The show is on until May, 2016, so if you're in the Boston area, it's definitely worth a visit.  The building and grounds are worth a visit in themselves.

Monday, November 2, 2015

USCRA NJMP Lightning

Rob Iannucci decided that Team Obsolete should race a couple of bikes at the United States Classic Racing Assoc.'s mid Sept. race at New Jersey Motorsports Park's Lightning circuit, run in conjuncture with the vintage car racing group, the SRA.  It was decided that we would take the ex-Don Vesco BSA A50R and a AJS 7R in a lightweight frame.  The BSA had never been raced by T/O, only paraded by Don Emde at Mid-Ohio years ago.  I had raced the 7R many times, but not since 2002 when it had a G-50 motor in it; the 7R motor had last run in 2001.
The AJS 7R on the left and BSA A50R on the right with my new van on it's inaugural race in the backround.
We got a little practice Fri. afternoon.  I went out on the 7R first, but there was a red flag on the first lap when someone fell on cold tires.  I went back out on the 7R when the track was green, not realizing that they had moved on to the second practice group.  So I didn't get out on the BSA.  The 7R was like an old friend and I had guessed right on the gearing.  This bike has a frame designed by Dick Mann, Ceriani 35mm road race forks, 210mm Fontana front brake and a 6 speed gearbox, and 1 1/2' GP carb, up from the original 1 3/8'.
The Team Obsolete AJS 7R LW#1/4830A
Sat. morning practice revealed that the belly pan that we had made for the BSA didn't give nearly enough ground clearance and the gearing was well short.  With the new tires scrubbed, I was really getting into it with the 7R.  I raised the belly pan on the BSA as much as I could and discovered that the rear sprocket that I had brought, while they looked the same as what was on the 'knock off' spool hub, didn't actually fit.
T/O's ex- Don Vesco BSA A50R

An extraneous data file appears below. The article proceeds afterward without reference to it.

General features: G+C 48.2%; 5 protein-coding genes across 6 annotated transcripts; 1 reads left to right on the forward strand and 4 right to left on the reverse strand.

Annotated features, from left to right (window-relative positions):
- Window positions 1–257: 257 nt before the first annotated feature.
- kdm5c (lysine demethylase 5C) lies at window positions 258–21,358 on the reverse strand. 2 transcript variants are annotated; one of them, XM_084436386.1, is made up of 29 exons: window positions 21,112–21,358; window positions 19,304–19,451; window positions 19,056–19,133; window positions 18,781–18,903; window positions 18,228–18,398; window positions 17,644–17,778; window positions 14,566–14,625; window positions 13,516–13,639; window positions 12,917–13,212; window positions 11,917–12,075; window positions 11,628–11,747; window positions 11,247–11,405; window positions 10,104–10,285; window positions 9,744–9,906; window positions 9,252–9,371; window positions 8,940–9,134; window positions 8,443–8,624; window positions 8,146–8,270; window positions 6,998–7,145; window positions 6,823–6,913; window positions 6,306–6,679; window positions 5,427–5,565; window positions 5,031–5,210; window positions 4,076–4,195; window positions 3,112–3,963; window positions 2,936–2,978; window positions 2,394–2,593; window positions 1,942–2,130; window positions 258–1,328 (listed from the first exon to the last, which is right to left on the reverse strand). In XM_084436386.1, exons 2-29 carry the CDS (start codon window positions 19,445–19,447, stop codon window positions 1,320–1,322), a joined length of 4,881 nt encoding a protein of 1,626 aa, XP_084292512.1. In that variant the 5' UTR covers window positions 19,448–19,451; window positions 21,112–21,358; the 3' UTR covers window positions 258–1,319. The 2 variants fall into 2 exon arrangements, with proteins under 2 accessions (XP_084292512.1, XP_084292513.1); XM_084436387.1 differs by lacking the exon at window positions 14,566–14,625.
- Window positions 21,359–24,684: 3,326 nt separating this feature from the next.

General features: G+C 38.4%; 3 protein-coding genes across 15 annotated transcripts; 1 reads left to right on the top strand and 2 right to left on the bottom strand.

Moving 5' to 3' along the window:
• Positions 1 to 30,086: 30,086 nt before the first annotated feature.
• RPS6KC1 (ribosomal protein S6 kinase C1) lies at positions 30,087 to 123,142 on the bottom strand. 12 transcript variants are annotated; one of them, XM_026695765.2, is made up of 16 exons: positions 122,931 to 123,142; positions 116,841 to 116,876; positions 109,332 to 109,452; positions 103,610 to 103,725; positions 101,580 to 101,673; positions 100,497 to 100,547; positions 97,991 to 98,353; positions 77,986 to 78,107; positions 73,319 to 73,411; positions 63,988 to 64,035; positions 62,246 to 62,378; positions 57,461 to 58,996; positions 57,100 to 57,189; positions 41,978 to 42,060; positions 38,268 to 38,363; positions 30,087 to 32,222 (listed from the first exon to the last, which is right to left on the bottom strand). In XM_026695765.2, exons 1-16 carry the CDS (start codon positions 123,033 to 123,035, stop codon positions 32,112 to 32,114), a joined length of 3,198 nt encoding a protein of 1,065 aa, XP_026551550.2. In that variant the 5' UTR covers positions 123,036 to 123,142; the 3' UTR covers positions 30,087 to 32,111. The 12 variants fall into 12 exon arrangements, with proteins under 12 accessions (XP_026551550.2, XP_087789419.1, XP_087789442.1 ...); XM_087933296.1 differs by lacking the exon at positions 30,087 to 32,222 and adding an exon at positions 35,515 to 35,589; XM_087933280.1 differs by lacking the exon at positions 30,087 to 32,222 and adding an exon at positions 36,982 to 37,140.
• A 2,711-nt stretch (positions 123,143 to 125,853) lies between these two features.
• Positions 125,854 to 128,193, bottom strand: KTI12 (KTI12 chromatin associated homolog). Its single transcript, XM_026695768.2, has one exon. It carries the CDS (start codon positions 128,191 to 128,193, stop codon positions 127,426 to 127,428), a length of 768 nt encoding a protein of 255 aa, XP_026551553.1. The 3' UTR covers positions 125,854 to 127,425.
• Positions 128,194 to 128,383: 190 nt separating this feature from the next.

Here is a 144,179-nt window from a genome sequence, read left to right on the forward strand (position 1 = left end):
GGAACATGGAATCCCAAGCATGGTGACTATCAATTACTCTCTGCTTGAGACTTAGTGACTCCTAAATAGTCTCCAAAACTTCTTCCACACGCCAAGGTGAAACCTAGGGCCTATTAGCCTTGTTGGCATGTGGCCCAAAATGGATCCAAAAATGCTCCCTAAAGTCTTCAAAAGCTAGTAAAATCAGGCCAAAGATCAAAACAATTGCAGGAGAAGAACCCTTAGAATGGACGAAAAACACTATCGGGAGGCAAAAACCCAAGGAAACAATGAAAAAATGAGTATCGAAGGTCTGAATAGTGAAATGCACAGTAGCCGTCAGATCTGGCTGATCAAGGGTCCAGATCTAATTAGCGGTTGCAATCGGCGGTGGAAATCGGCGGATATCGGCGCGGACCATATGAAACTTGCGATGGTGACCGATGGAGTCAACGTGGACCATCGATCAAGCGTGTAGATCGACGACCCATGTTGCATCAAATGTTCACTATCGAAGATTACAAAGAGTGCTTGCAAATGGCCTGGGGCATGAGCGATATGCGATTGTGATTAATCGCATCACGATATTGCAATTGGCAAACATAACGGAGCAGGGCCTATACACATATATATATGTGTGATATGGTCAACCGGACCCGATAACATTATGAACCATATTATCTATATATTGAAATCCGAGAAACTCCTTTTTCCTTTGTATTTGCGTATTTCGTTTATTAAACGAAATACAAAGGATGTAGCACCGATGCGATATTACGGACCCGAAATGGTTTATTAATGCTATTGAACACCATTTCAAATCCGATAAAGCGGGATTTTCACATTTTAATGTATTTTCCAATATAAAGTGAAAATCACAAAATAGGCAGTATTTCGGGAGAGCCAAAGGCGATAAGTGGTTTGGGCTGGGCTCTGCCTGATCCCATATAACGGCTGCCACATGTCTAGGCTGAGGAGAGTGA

500GP was in the combined first race and I quickly discovered that I still had a ground clearance problem with the belly pan and, as I tried to ride faster, the short gearing became more of a problem, as I had to roll back the throttle very early on the front straight.  So I circulated slowly to avoid hurting the bike.
The 350GP was the last race of the day.  As I went to start the bike, after pulling it back on compression, when I pulled in the clutch, the barrel came off the end of the clutch cable.  I figured that I was done as we were already on third call and, even if I had a spare cable, there was no time to install it.  
But, Erik Green came up with an idea: bump start the bike in the hot pit lane and ride without a clutch.  I was game, so they pushed me and I kicked it in gear and rode down to pit out while the bikes were forming up on the grid, having completed their warm-up lap.  I tried to ride as slow as possible so that I wouldn't have to stop before they threw the green flag and I could just motor out the pit lane onto the track.  But, no; they were taking too long to form up and I had to kill the motor.  When they finally dropped the flag and everyone took off, I pushed the 7R as hard as I could in neutral, jumped on it, and kicked it in gear.  It was slightly uphill and the motor just barely fired but I was able to enter the track after everyone was long gone.  I got to chase down a bunch of bikes despite having some problems downshifting and often exiting corners a gear high, and ended up 3rd 350 behind Rich Midgely on Frank Giannini's CB77 Honda with a GS 400 Suzuki head on it, and Jim Jower's Seeley 7R.
Jim Jowers' Seeley short stroke 7R
Midge let us use his solder pot to repair the clutch cable that evening and we were able to enjoy a great pot luck dinner in the pits after.
I decided not to race the BSA Sunday, as it was pointless with the gearing we had.  So, I raced the 7R in 500GP race, again in race one.  I won the 500GP class and got well up among the Lightweight Supervintage and EuroCup bikes.
I lined up for the 350GP in race #5 pretty confident.  But, on the first lap I had a big slide, which I initially attributed to cold tires, but then my foot started slipping on the shift lever.  Towards the end of the second lap, I took a good look and saw that my boot was covered with oil.  The 'D' shaped cover that gives access to the magneto vernier on the timing cover had fallen off and I pulled off immediately. We found that the threads in the magnesium cover had failed and the 2BA bolts pulled out.  But, Jim Jowers had seen something fall off my bike and described approximately where so, after the racing was over, we were able to go out on the track and look for it.  After a fair amount of looking and starting to think that we were beyond where Jim had described, I spotted it, on the track with the gold painted side up.
Jim Jowers' 250 Ducati
Randy Hoffman's KTT Velocette in a featherbed frame
Randy's Vincent Gray Flash
Louie Saif and Ralph Stechow arranged for the 7th annual Ducati TT & F1 symposium to be at NJMP
Ralph's TZ750
The ex-Jimmy Adamo/Reno Leone Cagiva GP bike
An odd couple of spectators 
A Sunbeam S-8 from the late '40s or early '50s
The well used H-D.  Note the 2X4 shimming the battery.
Looks quite original to my untrained eye.
Historic indeed!
Me with my new van, a Ram Promaster 1500 short wheelbase, low roof, the first new four wheeler I've owned.